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The new play "The Father," currently on Broadway with Frank Langella, would likely be of great interest to many people monitoring this thread.

The review I wrote in Frequent Business Traveler magazine should explain the subject matter.

Review: ‘The Father’ at Samuel J. Friedman Theatre
The decline begins slowly, indeed in many cases it is imperceptible for the first few years. It starts with forgetfulness, misplaced items, forgotten names. Then come changes in mood and personality, problems with recalling words, and asking for or repeating the same information over and over.

In my father’s case, I called it “The Great Unwinding.” For him, it took about ten years. For André, a retired Parisian gentleman played masterfully by Frank Langella in the Manhattan Theatre Club production of “The Father,” it takes roughly 90 minutes, the run-time of the play (performed without intermission), for his mind to unravel.

From the start, the playwright and Mr. Langella bring the audience into André’s declining mind. ...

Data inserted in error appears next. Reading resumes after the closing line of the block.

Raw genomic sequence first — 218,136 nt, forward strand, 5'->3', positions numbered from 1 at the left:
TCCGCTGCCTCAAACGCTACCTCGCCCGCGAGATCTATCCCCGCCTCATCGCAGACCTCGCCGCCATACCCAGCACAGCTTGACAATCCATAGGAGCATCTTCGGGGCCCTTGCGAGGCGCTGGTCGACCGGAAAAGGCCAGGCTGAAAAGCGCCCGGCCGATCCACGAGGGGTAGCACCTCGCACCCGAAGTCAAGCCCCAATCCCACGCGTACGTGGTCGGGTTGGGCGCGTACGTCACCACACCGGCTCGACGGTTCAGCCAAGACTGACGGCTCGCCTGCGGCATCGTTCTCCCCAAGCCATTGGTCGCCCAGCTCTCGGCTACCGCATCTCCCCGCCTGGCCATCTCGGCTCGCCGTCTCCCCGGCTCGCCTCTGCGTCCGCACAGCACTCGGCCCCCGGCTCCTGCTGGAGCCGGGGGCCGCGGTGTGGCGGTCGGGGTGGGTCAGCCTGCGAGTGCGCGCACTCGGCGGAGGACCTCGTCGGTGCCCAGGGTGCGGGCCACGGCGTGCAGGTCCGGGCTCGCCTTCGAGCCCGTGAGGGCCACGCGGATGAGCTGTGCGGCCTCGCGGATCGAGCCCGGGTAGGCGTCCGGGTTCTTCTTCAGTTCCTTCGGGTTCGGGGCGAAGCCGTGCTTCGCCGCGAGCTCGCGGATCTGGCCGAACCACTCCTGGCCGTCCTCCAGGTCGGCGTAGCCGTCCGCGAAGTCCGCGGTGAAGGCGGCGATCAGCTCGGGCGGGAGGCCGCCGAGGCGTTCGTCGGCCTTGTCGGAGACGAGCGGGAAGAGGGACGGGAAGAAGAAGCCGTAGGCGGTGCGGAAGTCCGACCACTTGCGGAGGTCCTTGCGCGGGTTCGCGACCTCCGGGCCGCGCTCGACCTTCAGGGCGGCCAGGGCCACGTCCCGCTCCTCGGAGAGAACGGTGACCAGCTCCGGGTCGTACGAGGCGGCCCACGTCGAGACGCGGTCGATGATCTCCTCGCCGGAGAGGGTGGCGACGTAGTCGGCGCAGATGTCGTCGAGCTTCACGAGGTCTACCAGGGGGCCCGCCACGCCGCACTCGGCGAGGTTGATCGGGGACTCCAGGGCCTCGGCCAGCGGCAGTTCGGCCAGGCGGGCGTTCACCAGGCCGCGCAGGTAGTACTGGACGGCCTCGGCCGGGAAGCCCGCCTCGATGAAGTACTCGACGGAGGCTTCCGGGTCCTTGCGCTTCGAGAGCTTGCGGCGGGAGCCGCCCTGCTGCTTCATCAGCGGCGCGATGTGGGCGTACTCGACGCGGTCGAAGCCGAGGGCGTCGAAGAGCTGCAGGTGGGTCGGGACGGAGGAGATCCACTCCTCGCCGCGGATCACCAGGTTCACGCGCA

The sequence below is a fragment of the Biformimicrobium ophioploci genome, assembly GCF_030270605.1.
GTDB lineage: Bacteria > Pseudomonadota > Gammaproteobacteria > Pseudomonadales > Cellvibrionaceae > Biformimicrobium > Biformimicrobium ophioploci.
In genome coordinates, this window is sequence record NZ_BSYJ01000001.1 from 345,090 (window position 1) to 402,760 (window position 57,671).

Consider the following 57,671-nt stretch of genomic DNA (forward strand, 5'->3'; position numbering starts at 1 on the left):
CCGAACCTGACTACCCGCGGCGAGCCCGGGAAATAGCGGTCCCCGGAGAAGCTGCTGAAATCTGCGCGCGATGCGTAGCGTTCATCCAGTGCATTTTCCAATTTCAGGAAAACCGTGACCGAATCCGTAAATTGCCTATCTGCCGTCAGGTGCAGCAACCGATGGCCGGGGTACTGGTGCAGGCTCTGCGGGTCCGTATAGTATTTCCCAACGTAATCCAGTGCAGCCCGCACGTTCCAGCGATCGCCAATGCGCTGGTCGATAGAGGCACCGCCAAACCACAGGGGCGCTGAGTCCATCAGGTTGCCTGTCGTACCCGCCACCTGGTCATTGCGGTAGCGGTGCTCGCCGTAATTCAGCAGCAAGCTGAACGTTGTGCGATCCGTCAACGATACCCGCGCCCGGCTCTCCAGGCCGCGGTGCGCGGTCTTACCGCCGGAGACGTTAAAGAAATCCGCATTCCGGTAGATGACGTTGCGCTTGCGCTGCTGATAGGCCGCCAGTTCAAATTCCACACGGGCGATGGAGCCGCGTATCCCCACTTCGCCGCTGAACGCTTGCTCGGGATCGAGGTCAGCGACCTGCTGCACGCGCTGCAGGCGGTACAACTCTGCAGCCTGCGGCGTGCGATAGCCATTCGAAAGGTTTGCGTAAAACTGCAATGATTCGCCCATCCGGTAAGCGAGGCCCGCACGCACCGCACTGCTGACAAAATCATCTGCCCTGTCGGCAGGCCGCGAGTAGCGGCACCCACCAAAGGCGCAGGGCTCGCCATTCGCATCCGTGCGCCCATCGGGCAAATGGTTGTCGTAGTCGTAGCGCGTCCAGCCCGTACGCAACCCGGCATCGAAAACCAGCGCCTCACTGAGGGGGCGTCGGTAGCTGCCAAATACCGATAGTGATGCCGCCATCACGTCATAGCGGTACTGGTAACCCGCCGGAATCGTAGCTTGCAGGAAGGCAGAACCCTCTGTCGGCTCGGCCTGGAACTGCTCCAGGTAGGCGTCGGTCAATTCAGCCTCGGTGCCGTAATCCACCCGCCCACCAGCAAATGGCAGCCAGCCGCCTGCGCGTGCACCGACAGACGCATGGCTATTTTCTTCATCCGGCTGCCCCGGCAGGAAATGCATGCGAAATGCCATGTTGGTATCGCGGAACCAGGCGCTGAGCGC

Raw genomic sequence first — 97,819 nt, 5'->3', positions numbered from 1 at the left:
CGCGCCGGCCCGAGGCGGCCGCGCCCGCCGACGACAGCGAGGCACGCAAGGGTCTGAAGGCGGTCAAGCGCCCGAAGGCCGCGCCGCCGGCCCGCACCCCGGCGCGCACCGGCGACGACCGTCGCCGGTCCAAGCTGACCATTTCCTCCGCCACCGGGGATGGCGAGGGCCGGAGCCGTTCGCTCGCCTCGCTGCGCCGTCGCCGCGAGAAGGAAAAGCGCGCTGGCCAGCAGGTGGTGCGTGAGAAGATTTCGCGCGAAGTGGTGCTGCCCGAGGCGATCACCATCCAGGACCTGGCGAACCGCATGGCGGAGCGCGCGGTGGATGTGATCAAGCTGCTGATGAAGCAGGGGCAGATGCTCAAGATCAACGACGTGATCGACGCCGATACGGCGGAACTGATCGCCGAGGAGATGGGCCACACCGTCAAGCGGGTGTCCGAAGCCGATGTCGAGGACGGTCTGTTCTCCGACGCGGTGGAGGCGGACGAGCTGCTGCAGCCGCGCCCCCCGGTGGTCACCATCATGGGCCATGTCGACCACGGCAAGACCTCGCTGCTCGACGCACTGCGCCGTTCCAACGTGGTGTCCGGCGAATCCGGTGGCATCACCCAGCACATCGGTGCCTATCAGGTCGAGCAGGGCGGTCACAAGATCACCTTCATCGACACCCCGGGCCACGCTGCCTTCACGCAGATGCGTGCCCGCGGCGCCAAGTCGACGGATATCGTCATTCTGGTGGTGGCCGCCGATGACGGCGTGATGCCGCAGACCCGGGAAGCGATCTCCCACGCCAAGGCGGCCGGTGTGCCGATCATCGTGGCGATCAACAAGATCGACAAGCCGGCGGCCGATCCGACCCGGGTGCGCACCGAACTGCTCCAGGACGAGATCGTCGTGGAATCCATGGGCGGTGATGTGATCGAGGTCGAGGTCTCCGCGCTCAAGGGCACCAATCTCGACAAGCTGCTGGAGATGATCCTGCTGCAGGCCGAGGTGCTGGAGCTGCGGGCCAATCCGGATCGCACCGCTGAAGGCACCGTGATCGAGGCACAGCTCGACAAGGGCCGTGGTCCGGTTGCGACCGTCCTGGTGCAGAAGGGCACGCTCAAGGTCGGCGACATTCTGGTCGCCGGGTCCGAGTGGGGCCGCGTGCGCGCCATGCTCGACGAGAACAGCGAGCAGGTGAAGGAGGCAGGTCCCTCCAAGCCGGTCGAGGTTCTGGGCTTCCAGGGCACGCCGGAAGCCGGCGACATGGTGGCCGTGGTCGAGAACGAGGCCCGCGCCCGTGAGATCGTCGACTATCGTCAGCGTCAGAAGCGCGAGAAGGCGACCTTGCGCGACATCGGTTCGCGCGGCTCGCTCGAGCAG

<SNIP>
...
This link is to an online source to which I contribute and/or have a financial interest.
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Old May 17, 16, 12:18 pm
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Originally Posted by jspira View Post
The new play "The Father," currently on Broadway with Frank Langella, would likely be of great interest to many people monitoring this thread.

The review I wrote in Frequent Business Traveler magazine should explain the subject matter.

Review: ‘The Father’ at Samuel J. Friedman Theatre

...
This link is to an online source to which I contribute and/or have a financial interest.
Thank you for sharing! "The Great Unwinding" is a most appropriate title.
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Old May 17, 16, 12:35 pm
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Some resources I've found helpful: